This favorable orientation lasts about 5 years and, fortunately for us, it occurred from 1985 to 1990. For example, the Earth’s atmosphere is made of nitrogen, oxygen, and water molecules and argon atoms near the surface but at the upper-most heights, hydrogen and helium predominate.

These smaller particles have the same temperature as the larger molecules and, therefore, as described above, will move at faster speeds, possibly fast enough to escape.
In an atmosphere, rising warmer air and sinking cooler air can transfer heat energy from a hotter surface to a cooler upper layer of the atmosphere in a process called convection that will be covered in more detail later.
In fact, without convection the temperature difference between the mountain tops and sea level would be even greater. Molecules of ammonia, ammonium hydrosulfide, and water will form droplets (condense) when the temperature is low enough. The North Atlantic Drift (aka North Atlantic Current) continues carrying the warm water north of the British Isles to Scandinavia. Another analogy David Archer uses in his book The Long Thaw involves water in a sink with water flowing into it via a faucet and water flowing out via a drain: weather is like the ripples on the surface of the water while the average water level in the sink would be climate.
The rising air absorbs the water vapor and carries it up into the atmosphere along with water that is transpired from plants and evaporated from the soil. Recall from the section about seasons that in order to keep the temperature the same, there must be a balance between the solar energy flowing onto the planet and the energy radiated back out to space. They re-form later when an oxygen atom combines with an oxygen molecule to complete the cycle. Water also percolates into the soil to become part of the groundwater that totals approximately 10% of the mass of the oceans.
This warm water makes western Europe have climate more like the United States instead of Canada of which it shares the same latitude range. Predicting the average water level in the sink is much easier than predicting all of the features of the ripples on the surface. As it rises higher up it becomes cool due to cooler temperatures and this causes the vapor to condense into clouds.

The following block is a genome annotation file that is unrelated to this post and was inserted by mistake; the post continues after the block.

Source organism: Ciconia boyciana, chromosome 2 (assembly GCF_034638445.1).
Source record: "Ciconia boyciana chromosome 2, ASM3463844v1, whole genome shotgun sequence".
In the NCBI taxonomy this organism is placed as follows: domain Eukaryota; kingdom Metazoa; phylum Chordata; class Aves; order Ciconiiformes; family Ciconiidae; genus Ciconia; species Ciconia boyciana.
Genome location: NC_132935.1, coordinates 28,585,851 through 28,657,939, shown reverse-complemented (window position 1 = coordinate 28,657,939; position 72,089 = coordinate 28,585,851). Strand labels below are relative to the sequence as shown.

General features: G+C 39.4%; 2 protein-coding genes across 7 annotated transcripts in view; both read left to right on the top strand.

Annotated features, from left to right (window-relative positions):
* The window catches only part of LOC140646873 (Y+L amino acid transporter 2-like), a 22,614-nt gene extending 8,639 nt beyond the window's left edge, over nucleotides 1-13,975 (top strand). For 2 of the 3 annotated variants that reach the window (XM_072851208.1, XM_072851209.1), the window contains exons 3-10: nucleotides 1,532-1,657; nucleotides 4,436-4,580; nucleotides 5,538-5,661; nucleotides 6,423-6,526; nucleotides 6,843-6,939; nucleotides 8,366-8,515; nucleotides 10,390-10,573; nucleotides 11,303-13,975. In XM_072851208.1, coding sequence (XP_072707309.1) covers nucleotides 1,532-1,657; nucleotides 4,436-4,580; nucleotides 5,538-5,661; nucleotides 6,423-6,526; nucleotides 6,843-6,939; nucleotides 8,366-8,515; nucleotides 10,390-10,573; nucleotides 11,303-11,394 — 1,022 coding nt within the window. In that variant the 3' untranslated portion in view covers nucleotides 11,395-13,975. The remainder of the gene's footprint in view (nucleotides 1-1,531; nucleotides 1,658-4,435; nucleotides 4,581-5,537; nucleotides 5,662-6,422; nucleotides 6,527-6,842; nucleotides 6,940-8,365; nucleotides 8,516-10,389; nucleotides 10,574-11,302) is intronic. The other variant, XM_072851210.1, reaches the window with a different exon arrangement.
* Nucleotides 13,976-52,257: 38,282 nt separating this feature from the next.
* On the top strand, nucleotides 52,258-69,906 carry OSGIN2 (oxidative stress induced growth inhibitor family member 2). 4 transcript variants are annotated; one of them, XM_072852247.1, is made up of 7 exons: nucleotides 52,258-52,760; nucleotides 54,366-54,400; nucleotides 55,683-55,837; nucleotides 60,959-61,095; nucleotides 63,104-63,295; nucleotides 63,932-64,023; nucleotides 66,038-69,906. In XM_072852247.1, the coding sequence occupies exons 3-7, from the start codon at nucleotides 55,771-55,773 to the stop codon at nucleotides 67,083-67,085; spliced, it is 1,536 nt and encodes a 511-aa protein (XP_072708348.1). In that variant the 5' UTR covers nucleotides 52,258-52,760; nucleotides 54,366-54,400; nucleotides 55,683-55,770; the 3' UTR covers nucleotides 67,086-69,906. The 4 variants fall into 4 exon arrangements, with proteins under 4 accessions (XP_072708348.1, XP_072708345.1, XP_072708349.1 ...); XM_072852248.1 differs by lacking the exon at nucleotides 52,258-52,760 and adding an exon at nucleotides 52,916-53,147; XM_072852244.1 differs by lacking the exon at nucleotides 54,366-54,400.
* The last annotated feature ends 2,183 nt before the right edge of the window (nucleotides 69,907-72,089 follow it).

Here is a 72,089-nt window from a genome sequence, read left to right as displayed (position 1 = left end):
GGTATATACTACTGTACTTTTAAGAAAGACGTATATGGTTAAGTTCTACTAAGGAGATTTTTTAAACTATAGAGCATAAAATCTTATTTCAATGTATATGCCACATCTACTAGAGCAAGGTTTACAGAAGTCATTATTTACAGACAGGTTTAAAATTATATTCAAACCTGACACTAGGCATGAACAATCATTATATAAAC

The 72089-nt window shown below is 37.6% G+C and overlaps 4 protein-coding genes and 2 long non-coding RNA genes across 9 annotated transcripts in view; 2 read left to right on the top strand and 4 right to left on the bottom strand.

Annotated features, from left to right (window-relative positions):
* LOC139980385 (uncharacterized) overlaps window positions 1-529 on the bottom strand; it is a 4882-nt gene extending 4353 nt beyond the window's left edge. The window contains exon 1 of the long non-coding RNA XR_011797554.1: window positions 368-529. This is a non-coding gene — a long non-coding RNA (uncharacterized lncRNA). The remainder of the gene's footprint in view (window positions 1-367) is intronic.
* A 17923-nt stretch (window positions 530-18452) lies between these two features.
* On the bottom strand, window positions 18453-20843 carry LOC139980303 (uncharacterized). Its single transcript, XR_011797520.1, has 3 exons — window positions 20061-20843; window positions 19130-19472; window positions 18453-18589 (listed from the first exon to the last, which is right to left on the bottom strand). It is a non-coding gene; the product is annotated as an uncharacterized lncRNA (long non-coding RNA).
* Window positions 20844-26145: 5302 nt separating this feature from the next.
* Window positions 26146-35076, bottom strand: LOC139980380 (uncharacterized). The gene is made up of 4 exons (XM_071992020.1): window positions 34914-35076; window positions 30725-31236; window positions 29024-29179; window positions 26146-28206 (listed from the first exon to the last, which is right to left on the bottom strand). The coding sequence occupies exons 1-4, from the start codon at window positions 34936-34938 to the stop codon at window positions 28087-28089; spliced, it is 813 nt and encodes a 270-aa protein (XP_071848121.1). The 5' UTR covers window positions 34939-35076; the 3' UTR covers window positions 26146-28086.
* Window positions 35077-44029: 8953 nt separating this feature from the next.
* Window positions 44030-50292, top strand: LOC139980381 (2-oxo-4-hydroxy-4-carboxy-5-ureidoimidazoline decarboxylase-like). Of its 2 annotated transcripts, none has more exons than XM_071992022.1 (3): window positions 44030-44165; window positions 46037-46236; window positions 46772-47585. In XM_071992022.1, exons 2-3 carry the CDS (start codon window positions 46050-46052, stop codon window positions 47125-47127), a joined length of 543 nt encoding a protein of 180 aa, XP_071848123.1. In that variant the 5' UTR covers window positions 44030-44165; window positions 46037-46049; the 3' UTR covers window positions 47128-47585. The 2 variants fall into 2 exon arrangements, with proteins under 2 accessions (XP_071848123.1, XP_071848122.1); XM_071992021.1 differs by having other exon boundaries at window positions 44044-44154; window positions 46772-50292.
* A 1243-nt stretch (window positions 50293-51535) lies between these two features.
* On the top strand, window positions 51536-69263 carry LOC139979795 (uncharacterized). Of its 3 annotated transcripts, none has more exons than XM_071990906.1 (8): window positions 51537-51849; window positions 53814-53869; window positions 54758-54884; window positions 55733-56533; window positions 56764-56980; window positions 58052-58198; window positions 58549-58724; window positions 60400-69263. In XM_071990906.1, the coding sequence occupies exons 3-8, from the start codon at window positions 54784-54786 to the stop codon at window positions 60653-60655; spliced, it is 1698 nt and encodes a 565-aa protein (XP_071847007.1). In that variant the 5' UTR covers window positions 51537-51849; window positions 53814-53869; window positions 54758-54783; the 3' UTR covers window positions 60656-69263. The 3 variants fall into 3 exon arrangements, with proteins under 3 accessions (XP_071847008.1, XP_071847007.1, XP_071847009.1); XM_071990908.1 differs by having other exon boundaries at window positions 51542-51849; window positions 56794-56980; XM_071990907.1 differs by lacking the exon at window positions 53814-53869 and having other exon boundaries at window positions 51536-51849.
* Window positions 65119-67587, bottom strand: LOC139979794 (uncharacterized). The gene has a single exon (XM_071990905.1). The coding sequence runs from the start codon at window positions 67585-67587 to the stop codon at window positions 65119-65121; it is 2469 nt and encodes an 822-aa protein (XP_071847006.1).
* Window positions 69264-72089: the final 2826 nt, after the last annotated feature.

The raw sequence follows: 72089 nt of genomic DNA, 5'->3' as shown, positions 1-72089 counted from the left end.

This system of the water going up into the air and again falling back to the earth in different forms in a cyclic order is termed as Water Cycle. Above the troposphere of Jupiter, ultraviolet heating makes a stratosphere but other molecules instead of ozone absorb the ultraviolet light.
The clouds are moved by air currents that grow bigger in size by collecting more water vapor from the atmosphere. So that glass of water you gulped down after playing football will eventually end up back in the air!
Putting these facts together leads to the conclusion that the terrestrial planets are made of silicate rock surrounding a iron-nickel core. Water condenses at a higher temperature than the other two, so water clouds are thought to exist at the deepest cloud layer. These clouds collide with each other and when they become heavy and cannot bear the weight of the water vapor anymore, they fall out of the sky as precipitation.
Another example is the liquid water in our oceans absorb more solar energy than the ice areas at our poles. Water that falls as snow can also store water for long periods of time as ice sheets and glaciers near the poles or a high elevations. Precipitation Precipitation occurs when so much water has condensed that the air cannot hold it anymore. Collection When the water falls back to Earth it gets collected in rivers, lakes or the seas.
When it hits dry land it gets soaked into the ground and plants or animals will drink it and the whole process (water cycle) starts again. It is not always possible for humans to drink the water collected directly as it may be dirty.
We’ve got a free worksheet and coloring page about the water cycle to help you practice what we just learned!